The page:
containment pressure, temperature, and fission products.  If the sump valves
are unable to open due to pressure locking, the core may be damaged in a short
time.  The containment pressure and temperature may also increase upon loss of
containment spray.  This could lead to containment failure.  The loss of
containment spray would also cause reduction of fission product scrubbing
inside the containment.  Additionally, the safety injection and containment
spray pumps may be damaged by pump cavitation if the sump valves remain closed
and the RWST is emptied.

Related Generic Communications

On April 2, 1992, the NRC staff issued Information Notice (IN) 92-26,
"Pressure Locking of Motor-Operated Flexible Wedge Gate Valves."  IN 92-26
referenced earlier NRC staff documents on pressure locking.

In Enclosure 1 to Supplement 6 (March 8, 1994) of Generic Letter (GL) 89-10,
"Safety-Related Motor-Operated Valve Testing and Surveillance," the NRC staff
alerted licensees to the issue of pressure locking of gate valves.  The staff
also described an acceptable approach for licensees to address the potential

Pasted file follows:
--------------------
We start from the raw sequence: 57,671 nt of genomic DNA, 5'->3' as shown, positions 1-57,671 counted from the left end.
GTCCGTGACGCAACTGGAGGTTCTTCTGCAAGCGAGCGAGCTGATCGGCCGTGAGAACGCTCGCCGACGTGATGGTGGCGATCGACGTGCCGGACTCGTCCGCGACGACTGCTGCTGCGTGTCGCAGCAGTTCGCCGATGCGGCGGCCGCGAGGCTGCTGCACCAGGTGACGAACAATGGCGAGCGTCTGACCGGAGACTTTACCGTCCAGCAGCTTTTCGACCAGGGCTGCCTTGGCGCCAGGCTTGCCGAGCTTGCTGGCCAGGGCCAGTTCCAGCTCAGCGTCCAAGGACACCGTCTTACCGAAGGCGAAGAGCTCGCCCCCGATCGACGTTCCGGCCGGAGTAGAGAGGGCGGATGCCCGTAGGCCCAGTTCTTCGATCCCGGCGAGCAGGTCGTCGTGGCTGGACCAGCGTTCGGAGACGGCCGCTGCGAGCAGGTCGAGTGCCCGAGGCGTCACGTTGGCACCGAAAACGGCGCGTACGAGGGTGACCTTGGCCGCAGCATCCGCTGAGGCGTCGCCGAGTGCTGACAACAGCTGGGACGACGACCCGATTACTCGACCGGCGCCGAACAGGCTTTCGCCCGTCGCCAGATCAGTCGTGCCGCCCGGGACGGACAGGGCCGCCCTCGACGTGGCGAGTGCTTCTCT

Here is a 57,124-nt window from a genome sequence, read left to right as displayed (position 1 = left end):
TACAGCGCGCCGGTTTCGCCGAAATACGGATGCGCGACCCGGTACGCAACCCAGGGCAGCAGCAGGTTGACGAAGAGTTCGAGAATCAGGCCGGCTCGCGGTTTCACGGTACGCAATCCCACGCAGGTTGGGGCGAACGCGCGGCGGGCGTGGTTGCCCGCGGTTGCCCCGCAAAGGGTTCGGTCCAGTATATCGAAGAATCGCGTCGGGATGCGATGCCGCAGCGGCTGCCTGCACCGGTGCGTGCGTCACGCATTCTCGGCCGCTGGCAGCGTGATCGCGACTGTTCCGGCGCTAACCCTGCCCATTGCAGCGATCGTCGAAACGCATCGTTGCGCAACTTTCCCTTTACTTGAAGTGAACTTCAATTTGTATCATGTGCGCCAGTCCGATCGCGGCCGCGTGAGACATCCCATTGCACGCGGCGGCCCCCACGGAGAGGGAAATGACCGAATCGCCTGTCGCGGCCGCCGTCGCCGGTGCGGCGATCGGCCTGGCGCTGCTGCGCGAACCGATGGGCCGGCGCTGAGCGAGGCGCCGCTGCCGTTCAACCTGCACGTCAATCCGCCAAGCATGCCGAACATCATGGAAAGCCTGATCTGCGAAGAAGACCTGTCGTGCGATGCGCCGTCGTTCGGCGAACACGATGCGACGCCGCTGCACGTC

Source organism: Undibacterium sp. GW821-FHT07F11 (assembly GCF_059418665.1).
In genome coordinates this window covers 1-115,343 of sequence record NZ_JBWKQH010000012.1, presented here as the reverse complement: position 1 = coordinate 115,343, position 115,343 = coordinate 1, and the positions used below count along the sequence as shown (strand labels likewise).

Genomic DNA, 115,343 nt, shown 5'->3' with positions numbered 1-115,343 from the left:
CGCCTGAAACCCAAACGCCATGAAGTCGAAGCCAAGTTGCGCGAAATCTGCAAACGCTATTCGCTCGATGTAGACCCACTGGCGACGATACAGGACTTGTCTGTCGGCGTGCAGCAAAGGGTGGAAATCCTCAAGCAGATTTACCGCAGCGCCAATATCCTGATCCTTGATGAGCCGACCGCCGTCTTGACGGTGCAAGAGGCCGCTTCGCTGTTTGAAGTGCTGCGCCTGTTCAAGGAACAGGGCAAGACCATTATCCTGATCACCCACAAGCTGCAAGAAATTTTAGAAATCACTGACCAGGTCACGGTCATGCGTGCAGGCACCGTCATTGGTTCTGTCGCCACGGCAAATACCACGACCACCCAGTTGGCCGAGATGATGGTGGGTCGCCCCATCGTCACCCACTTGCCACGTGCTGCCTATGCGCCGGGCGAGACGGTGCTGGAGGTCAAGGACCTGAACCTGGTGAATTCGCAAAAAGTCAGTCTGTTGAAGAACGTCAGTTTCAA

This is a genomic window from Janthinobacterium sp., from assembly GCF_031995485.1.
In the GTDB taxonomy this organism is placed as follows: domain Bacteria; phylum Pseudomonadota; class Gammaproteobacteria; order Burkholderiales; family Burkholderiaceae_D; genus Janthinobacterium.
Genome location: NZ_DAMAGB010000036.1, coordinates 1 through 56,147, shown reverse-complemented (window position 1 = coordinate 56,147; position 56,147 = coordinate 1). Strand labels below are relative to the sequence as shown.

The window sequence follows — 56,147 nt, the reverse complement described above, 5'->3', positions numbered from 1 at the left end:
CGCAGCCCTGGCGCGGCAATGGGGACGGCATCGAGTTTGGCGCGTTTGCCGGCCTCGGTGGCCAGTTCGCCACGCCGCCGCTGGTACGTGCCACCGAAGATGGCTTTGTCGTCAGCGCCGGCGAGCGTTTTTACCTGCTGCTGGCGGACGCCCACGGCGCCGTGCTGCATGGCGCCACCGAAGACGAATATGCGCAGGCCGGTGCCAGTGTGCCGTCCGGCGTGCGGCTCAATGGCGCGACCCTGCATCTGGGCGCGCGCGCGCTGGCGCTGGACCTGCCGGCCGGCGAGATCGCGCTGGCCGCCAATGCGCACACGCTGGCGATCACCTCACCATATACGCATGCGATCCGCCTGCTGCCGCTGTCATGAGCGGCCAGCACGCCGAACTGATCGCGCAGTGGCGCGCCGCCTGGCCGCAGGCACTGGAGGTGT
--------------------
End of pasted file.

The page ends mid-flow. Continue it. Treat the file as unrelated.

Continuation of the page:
for pressure locking of motor-operated gate valves as part of their GL 89-10
programs.  .                                                             IN 95-14         
                                                             February 28, 1995
                                                             Page 4 of 4      

This information notice requires no specific action or written response.  If
you have any questions about the information in this notice, please contact
one of the technical contacts listed below or the appropriate Office of
Nuclear Reactor Regulation (NRR) project manager.

                                      original signed by
                                    Brian K. Grimes, Director
                                    Division of Project Support
                                    Office of Nuclear Reactor Regulation

Technical contacts:  Thomas G. Scarbrough, NRR
                     (301) 415-2794

                     Chu Y. Liang, NRR
                     (301) 415-2878

                     Eugene M. Kelly, Region I
                     (610) 337-5111

Attachment:  List of Recently Issued NRC Information Notices